Trapezoidal, Simpson’s, and Newton-Cotes rules are the three types of rules in the mathematical calculus to define and measure definite integrals and integrands as well. They are interrelated and helpful as effective methods for different valuation of integrals/integrands. The paper aims at discussing the gist of the rules and their historical background. Thus, it incorporates purely descriptive element in the body of the text so that any observer could make it out independently of his/her academic background.
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To begin with, this rule touches closely upon the approximation of the definite integrals if one uses a particular application of calculus. This is a method of numerical calculation with an idea that an antiderivative is not overt; and it can be explained through the following formula, namely:
Lengths bases (a, b) and lengths height (b-a) are important when approximating integrals by means of the Trapezoidal rule (Buck, Wrkich, & Lamontagne, 2010). Needless to say, these valuations are to be first identified in terms of this method. In this case a mathematician uses this rule to measure the right trapezoid area and its relation to the height. Moreover, the trapezoidal rule overestimates the integral with the concave up function and, on the other side, it underestimates the integral with the concave down function (Trapezoidal Rule, 2011). In the historical cut, the method is credited to the works and times of Thomas Simpson (17th century) who then invented his own Simpson’s rule (O'Connor & Robertson, 2005).
In general, Simpson’s rule is a method to approximate definite integrals in the field of interpolation. It is closely referred to the Newton-Cotes formula where the approximation of the integral is done through using quadratic polynomials (parabolic arches):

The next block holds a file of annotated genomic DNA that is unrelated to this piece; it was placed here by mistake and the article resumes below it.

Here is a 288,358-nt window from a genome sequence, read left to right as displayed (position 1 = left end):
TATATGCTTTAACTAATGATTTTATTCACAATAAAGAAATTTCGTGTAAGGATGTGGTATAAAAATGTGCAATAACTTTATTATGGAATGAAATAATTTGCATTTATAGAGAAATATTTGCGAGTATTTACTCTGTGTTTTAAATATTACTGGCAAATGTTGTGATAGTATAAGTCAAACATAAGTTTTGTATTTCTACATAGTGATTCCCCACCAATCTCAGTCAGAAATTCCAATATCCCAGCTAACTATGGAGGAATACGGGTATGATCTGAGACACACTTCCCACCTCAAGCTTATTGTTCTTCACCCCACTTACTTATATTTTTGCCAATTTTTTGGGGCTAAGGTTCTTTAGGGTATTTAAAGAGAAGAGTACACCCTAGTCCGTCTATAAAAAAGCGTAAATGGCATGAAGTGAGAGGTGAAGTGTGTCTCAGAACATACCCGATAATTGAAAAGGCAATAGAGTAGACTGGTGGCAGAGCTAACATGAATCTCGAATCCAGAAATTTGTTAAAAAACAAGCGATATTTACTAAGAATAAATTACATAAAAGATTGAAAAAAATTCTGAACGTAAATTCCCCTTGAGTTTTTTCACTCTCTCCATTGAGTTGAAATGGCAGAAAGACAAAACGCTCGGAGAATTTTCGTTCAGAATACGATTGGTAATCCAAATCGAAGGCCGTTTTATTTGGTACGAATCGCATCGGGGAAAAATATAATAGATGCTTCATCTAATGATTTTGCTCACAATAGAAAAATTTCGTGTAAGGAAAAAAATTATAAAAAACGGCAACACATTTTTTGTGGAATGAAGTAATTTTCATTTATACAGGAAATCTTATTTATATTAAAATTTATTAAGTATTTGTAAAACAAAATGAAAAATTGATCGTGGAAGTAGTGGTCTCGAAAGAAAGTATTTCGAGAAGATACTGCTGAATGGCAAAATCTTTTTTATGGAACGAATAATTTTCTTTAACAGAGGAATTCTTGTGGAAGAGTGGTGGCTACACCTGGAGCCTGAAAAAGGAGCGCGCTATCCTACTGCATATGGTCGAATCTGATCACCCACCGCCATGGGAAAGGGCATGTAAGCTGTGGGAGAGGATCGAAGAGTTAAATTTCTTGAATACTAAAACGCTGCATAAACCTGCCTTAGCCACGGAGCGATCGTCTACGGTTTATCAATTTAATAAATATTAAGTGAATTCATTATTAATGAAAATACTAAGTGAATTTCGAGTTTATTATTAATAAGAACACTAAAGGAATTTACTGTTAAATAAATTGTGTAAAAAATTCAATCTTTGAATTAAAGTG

This formula is appropriate in case when there is a particular “smoothness” of the function which means less oscillation possible for the intervals set between three prescribed points on the parable (Simpson's rule, 2011). Moreover, by using Simpson’s rule there is a possibility to get exact results when integrals of polynomials are integrated up to cubic degree (Weisstein, 2005). Thomas Simpson never claimed that this rule belongs to his invention. He just gave credit to Newton in his works (O'Connor & Robertson, 2005). To say more, this method was re-defined and applied to the modern mathematical calculus by Simpson, but, on the other hand, the idea was taken from Newton and Kepler (O'Connor & Robertson, 2005).
This technique of numerical integration cannot be underestimated as it gives a full and clear picture on the integrals and integrands. Invented by Isaac Newton and Roger Cotes, it applies to evaluate the integrand at equally-spaced points realized through 1) “closed” (function value used at all points) and 2) “open” (function value not used at all points) types of formulae under this rule:
To make it plain, this rule is a set of formulae. Moreover, it has a straight-forward relation to the above mentioned two rules. However, the difference is that Trapezoid and Simpson’s rules are used for small values of n (Sanchez, 2010). Therefore, this rule is universal in the field of quadrature. It is a set of different methods to estimate the approximate value under the curve area (Weisstein, Newton-Cotes Formulas, 2005). Given that, Newton-Cotes rule includes the Trapezoidal and Simpson’s rules as it unites them with a little difference: the first rule is the 2-point closed Newton-Cotes formula; the second one is the 3-point Newton-Cotes formula (Weisstein, Newton-Cotes Formulas, 2005, p. 1).